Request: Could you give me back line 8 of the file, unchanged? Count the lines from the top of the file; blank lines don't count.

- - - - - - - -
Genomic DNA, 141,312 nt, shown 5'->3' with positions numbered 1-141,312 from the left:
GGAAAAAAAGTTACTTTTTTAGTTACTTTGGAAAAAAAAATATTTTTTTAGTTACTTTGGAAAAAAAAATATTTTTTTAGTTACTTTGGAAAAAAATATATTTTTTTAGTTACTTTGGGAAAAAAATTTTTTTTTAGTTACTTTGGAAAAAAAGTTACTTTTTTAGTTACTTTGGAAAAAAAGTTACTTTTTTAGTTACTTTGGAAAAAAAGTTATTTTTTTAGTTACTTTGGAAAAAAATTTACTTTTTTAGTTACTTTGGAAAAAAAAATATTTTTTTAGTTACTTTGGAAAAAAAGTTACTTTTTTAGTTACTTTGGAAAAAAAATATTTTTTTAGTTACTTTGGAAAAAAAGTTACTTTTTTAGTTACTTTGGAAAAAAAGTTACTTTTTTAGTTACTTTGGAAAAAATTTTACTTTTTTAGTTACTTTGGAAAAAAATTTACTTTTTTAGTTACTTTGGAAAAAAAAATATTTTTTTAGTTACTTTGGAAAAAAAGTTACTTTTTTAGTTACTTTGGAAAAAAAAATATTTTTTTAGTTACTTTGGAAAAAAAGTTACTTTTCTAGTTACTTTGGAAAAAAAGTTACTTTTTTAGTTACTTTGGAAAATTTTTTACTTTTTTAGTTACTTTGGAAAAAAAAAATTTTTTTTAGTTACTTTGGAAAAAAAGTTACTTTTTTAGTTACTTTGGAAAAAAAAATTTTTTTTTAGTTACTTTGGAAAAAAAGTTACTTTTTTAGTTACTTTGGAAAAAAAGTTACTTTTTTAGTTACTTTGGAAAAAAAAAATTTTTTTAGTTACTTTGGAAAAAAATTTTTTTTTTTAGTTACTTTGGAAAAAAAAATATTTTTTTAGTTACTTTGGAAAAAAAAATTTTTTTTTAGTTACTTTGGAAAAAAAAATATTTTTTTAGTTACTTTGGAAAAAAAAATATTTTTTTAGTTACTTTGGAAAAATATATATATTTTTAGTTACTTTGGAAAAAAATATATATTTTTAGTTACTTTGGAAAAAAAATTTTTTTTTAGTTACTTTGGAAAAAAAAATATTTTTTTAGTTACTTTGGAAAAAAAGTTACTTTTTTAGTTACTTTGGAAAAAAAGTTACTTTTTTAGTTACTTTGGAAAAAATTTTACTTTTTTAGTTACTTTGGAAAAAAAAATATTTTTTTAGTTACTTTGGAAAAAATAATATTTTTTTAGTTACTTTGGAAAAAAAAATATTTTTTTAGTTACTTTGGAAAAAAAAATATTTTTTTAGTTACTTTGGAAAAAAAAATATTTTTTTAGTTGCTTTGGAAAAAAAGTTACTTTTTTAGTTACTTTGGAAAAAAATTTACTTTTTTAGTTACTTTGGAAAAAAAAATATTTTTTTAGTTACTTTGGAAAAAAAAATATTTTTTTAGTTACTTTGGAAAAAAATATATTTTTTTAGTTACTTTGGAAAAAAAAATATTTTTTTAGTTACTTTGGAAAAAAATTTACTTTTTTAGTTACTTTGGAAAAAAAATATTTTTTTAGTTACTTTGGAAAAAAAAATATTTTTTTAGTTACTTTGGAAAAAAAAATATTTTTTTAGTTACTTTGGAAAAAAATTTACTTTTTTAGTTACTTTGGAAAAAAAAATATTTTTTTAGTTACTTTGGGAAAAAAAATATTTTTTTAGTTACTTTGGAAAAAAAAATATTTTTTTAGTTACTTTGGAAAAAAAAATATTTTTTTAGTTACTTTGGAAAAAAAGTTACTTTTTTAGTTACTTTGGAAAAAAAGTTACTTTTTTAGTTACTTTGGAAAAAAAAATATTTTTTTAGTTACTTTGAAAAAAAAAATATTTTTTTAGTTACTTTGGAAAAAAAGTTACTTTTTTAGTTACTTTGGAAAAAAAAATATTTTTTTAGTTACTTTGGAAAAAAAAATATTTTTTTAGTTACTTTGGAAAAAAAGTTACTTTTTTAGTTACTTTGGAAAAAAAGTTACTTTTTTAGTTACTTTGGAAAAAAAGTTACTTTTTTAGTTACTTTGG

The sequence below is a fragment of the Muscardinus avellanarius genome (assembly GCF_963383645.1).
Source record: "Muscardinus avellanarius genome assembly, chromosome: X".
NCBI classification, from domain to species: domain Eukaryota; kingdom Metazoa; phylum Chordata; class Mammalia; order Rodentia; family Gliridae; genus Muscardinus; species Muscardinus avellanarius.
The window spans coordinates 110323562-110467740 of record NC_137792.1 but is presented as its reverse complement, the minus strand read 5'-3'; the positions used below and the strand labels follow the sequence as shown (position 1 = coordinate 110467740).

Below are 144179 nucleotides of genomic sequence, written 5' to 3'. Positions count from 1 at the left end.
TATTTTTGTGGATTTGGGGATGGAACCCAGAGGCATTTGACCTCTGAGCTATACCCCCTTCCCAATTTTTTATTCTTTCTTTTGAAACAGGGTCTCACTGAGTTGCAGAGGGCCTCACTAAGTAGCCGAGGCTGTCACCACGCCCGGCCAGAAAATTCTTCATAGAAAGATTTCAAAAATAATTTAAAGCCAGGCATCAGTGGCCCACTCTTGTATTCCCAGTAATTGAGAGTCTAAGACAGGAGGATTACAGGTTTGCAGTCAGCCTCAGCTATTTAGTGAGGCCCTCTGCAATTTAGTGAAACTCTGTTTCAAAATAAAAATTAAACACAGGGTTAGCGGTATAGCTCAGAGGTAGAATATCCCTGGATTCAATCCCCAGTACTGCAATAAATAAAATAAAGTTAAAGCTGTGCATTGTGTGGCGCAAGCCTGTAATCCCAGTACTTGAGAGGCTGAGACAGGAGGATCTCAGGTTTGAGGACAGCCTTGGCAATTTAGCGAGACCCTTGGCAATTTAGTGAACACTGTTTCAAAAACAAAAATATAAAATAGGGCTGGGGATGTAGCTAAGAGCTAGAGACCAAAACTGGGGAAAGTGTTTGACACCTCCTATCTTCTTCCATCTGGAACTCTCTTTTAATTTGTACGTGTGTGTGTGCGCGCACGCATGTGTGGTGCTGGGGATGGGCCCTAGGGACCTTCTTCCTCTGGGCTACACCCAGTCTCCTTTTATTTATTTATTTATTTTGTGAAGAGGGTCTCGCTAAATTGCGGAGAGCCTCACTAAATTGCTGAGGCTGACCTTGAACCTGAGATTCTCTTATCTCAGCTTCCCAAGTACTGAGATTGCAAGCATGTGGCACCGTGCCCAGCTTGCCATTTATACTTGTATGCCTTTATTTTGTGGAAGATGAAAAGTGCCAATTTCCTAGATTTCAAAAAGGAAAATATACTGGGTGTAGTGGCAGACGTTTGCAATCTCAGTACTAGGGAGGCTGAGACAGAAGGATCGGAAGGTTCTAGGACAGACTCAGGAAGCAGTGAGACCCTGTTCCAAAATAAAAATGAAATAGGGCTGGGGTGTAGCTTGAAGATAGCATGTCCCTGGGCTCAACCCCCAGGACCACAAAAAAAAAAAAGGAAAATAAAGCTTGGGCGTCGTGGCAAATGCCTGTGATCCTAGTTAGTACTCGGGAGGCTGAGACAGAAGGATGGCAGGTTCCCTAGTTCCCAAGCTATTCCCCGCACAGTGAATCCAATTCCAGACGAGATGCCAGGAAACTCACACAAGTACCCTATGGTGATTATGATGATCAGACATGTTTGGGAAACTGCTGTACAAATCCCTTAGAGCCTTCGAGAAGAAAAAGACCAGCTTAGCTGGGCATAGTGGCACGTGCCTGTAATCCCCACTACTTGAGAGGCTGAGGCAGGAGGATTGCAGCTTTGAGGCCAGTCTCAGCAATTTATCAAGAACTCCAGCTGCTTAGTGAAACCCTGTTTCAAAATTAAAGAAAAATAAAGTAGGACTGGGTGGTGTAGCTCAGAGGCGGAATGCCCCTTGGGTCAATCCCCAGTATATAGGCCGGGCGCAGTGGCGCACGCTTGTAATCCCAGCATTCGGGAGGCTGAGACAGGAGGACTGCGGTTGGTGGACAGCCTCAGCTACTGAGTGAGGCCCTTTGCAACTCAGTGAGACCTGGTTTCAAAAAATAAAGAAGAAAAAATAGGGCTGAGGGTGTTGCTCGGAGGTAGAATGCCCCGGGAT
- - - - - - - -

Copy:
TATTTTTGTGGATTTGGGGATGGAACCCAGAGGCATTTGACCTCTGAGCTATACCCCCTTCCCAATTTTTTATTCTTTCTTTTGAAACAGGGTCTCACTGAGTTGCAGAGGGCCTCACTAAGTAGCCGAGGCTGTCACCACGCCCGGCCAGAAAATTCTTCATAGAAAGATTTCAAAAATAATTTAAAGCCAGGCATCAGTGGCCCACTCTTGTATTCCCAGTAATTGAGAGTCTAAGACAGGAGGATTACAGGTTTGCAGTCAGCCTCAGCTATTTAGTGAGGCCCTCTGCAATTTAGTGAAACTCTGTTTCAAAATAAAAATTAAACACAGGGTTAGCGGTATAGCTCAGAGGTAGAATATCCCTGGATTCAATCCCCAGTACTGCAATAAATAAAATAAAGTTAAAGCTGTGCATTGTGTGGCGCAAGCCTGTAATCCCAGTACTTGAGAGGCTGAGACAGGAGGATCTCAGGTTTGAGGACAGCCTTGGCAATTTAGCGAGACCCTTGGCAATTTAGTGAACACTGTTTCAAAAACAAAAATATAAAATAGGGCTGGGGATGTAGCTAAGAGCTAGAGACCAAAACTGGGGAAAGTGTTTGACACCTCCTATCTTCTTCCATCTGGAACTCTCTTTTAATTTGTACGTGTGTGTGTGCGCGCACGCATGTGTGGTGCTGGGGATGGGCCCTAGGGACCTTCTTCCTCTGGGCTACACCCAGTCTCCTTTTATTTATTTATTTATTTTGTGAAGAGGGTCTCGCTAAATTGCGGAGAGCCTCACTAAATTGCTGAGGCTGACCTTGAACCTGAGATTCTCTTATCTCAGCTTCCCAAGTACTGAGATTGCAAGCATGTGGCACCGTGCCCAGCTTGCCATTTATACTTGTATGCCTTTATTTTGTGGAAGATGAAAAGTGCCAATTTCCTAGATTTCAAAAAGGAAAATATACTGGGTGTAGTGGCAGACGTTTGCAATCTCAGTACTAGGGAGGCTGAGACAGAAGGATCGGAAGGTTCTAGGACAGACTCAGGAAGCAGTGAGACCCTGTTCCAAAATAAAAATGAAATAGGGCTGGGGTGTAGCTTGAAGATAGCATGTCCCTGGGCTCAACCCCCAGGACCACAAAAAAAAAAAAGGAAAATAAAGCTTGGGCGTCGTGGCAAATGCCTGTGATCCTAGTTAGTACTCGGGAGGCTGAGACAGAAGGATGGCAGGTTCCCTAGTTCCCAAGCTATTCCCCGCACAGTGAATCCAATTCCAGACGAGATGCCAGGAAACTCACACAAGTACCCTATGGTGATTATGATGATCAGACATGTTTGGGAAACTGCTGTACAAATCCCTTAGAGCCTTCGAGAAGAAAAAGACCAGCTTAGCTGGGCATAGTGGCACGTGCCTGTAATCCCCACTACTTGAGAGGCTGAGGCAGGAGGATTGCAGCTTTGAGGCCAGTCTCAGCAATTTATCAAGAACTCCAGCTGCTTAGTGAAACCCTGTTTCAAAATTAAAGAAAAATAAAGTAGGACTGGGTGGTGTAGCTCAGAGGCGGAATGCCCCTTGGGTCAATCCCCAGTATATAGGCCGGGCGCAGTGGCGCACGCTTGTAATCCCAGCATTCGGGAGGCTGAGACAGGAGGACTGCGGTTGGTGGACAGCCTCAGCTACTGAGTGAGGCCCTTTGCAACTCAGTGAGACCTGGTTTCAAAAAATAAAGAAGAAAAAATAGGGCTGAGGGTGTTGCTCGGAGGTAGAATGCCCCGGGAT